Next I used standard blue painters masking tape to mask off all of the windows, the stars and stripes decals, as well as all openings in the nacelles where overspray may me an issue.
If I had to do this again, I wouldn't use the blue masking tape. The layers of acrylic had made the tape very rigid and difficult to peel off the plastic windows.
I primered only what I thought was necessary: all plastic pieces, as well as the few parts that had other than silver paint; the matte green sections on the nose as well as on each nacelle. I didn't want to add unecessary weight by priming the entire plane. The acrylic I was going to use stuck nicely to the EPO and didn't show any signs of flaking.
I primered the plastic parts separately, then glued them back on to the fuselage for final assembly before paint.
First layer was the white bottom. Since going with a pure white paint wouldn't be too realistic, I mixed in a small amount of black and got a nice light grey.
I used my Iwata Eclipse airbrush to lay the paint down, and once the paint was thinned properly, it did a fairly good job, though that airbrush wasn't really meant to cover this much realestate.
There was a lot of overspray of white, but it'll all be covered up by the darker blues.
Next part was figuring out the right mix of blues for the mid fuse and upper fuse shades.
I purchased this bottle of cheap craft acrylic at Michaels - "Sterling Blue". This stuff is CRAZY thick out of the bottle, and I needed to reduce it at least 50/50 w/ water before it was sprayable.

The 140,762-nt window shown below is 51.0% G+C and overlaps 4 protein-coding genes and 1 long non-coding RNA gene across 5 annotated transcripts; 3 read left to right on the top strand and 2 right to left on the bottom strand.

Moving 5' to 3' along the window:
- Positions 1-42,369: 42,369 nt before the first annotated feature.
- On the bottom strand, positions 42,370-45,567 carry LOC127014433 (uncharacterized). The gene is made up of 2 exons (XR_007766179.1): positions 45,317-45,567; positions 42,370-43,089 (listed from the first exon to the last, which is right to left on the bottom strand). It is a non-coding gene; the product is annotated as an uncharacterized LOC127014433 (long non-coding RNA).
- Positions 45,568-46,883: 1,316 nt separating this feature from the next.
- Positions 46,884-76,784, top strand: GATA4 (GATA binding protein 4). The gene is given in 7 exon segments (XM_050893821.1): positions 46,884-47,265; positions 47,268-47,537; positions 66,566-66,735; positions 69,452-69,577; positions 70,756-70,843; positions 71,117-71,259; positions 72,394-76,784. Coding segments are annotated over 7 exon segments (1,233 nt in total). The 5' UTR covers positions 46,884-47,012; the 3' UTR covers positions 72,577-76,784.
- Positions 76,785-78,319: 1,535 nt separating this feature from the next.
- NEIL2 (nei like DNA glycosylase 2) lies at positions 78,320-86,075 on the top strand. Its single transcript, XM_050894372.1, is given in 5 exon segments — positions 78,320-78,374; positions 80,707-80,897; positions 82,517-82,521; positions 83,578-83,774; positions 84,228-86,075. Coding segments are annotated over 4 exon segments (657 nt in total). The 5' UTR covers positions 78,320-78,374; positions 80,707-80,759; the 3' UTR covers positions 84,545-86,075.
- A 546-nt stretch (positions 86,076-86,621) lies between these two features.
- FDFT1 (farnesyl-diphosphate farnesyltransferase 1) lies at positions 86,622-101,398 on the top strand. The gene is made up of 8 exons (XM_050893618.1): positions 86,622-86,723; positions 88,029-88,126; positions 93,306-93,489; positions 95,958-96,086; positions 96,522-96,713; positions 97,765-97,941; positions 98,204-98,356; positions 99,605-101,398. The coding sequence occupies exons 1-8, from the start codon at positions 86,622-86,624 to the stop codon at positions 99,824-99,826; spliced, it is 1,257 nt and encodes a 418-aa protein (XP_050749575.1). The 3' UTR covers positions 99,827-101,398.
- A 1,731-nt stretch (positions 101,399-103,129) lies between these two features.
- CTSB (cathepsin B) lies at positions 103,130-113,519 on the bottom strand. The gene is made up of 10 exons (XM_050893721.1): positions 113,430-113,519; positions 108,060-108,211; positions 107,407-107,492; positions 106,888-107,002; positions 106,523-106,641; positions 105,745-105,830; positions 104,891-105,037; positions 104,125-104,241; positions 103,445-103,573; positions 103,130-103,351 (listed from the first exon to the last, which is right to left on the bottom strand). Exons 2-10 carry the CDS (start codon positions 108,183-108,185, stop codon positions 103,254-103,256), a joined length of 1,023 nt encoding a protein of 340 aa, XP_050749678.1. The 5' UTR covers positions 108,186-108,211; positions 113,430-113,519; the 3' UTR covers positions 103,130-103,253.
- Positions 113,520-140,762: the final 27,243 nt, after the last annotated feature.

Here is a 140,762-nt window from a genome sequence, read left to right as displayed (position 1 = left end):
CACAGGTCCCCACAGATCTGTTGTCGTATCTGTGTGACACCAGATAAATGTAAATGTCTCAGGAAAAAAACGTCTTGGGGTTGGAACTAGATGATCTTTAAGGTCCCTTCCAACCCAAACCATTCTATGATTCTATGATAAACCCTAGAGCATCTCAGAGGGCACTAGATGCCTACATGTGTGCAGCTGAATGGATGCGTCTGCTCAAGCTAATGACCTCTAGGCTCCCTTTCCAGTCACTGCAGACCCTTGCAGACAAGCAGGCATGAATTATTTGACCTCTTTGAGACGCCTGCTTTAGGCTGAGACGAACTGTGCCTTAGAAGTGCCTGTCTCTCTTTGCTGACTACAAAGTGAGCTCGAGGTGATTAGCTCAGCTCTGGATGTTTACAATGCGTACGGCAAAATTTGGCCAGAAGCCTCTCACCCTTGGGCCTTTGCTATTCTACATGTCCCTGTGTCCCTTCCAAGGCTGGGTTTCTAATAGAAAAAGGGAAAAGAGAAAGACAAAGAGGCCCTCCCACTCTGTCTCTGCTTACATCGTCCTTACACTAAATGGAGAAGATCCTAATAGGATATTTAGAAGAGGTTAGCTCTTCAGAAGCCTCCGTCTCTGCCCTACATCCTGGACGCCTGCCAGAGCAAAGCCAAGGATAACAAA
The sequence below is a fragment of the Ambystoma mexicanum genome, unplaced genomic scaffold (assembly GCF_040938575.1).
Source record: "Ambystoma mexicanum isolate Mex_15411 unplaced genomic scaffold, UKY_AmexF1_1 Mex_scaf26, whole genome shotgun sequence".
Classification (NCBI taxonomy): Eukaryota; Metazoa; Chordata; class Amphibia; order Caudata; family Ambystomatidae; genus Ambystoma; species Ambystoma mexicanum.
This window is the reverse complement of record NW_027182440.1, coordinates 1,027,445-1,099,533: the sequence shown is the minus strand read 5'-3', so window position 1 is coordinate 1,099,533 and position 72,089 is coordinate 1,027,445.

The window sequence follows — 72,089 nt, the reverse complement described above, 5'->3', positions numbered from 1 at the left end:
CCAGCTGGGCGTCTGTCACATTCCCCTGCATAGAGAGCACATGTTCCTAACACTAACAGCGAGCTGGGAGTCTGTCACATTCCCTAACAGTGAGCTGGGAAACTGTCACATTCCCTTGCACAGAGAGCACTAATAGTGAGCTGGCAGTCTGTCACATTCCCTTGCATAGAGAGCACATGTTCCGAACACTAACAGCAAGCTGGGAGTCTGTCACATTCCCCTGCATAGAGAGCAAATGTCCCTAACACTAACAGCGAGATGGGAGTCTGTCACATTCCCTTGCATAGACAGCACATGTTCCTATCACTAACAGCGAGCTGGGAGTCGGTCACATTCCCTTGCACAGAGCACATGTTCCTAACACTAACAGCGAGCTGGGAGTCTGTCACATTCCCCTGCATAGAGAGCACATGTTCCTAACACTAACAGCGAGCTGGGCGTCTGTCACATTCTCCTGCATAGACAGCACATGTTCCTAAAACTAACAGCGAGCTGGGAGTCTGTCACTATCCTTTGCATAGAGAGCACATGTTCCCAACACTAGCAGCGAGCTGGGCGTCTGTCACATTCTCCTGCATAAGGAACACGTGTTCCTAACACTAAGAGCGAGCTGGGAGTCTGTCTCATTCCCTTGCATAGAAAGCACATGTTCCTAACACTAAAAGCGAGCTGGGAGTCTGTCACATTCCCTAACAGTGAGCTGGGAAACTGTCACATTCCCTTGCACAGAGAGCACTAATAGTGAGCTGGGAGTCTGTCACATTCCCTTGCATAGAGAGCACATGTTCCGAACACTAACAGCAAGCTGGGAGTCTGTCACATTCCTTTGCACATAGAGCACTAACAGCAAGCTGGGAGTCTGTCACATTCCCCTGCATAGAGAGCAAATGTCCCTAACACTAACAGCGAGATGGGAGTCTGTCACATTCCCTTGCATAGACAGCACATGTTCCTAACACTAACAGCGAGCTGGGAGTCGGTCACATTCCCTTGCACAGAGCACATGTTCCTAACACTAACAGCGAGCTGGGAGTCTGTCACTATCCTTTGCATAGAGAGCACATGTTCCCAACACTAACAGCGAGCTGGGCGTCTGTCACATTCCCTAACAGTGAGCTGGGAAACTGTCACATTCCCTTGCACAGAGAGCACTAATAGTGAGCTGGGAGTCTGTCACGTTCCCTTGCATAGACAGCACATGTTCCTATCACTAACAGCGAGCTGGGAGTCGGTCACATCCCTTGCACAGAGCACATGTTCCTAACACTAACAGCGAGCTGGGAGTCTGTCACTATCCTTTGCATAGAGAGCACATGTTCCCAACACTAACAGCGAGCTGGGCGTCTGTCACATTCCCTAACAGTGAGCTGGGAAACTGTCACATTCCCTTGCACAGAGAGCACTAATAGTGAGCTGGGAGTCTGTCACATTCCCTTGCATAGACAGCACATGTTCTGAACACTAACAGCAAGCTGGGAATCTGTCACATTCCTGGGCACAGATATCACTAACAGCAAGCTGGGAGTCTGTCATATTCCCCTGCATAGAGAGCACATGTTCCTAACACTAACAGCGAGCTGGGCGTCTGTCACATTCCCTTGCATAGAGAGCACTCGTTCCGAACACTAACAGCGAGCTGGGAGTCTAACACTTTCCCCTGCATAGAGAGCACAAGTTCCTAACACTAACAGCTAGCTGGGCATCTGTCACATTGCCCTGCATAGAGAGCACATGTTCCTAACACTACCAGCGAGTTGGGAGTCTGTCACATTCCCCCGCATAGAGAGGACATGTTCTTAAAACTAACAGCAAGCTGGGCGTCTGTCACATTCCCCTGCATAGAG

It looked to be about as close to the actual shade as I could find. A little testing on paper and I had my mixes figured out. I split the sterling blue into separate containers and mixed up the lighter mid section by adding some teal, and the darker section by adding some royal blue and black. Looks good!
Now that the hard part is done, things go pretty quickly...
Mid Section sprayed
Upper Section Painted
Some touchups were required along the way, naturally, but the finished product turned out great I think.
"PACIFIC PRINCESS" is born
Now it's time to give this bird an identity. During my research into Navy and Marine PBJ's I found a few that had nose art interesting enough to be a part of my project, but "Pacific Princess" caught my eye I guess you could say...
Now here's where I depart from the "scale and correct" pattern and allow myself a little artistic freedom. The true Pacific Princess was an Airforce owned and operated B-25, with a silver/aluminum finish. It was one of the original Mitchells to partake in the Doolittle raid, and It's still flying today. There are pictures of a blue Princess, but I don't believe this to be the original. I decided to combine my Navy PBJ and the Pacific Princess' name and make it my own.
Callie Graphics does an excellent job creating vinyl graphics for just about anything you can think of, though they primarily serve the RC community. I had her print out some P.P. nose art and kill count decals to the correct scale for this model. She had them in the mail and at my doorstep within a few days. Highly Recommended!
That's all I have for now, just wanted to get a healthy start on this thread before I go ahead and finish the project.
PAINTING IS NOT DONE!! I'll apply the decals, and then lay in some reduced blacks and browns to give the panel lines some depth, as well as the smoke and oil trails behind the nacelles. Then, A coat of water based polyurethane to protect the paint and decals, electronics hooked up, control surfaces and motor testing, and final assembly.
Thanks for the interest. Check back soon for updates!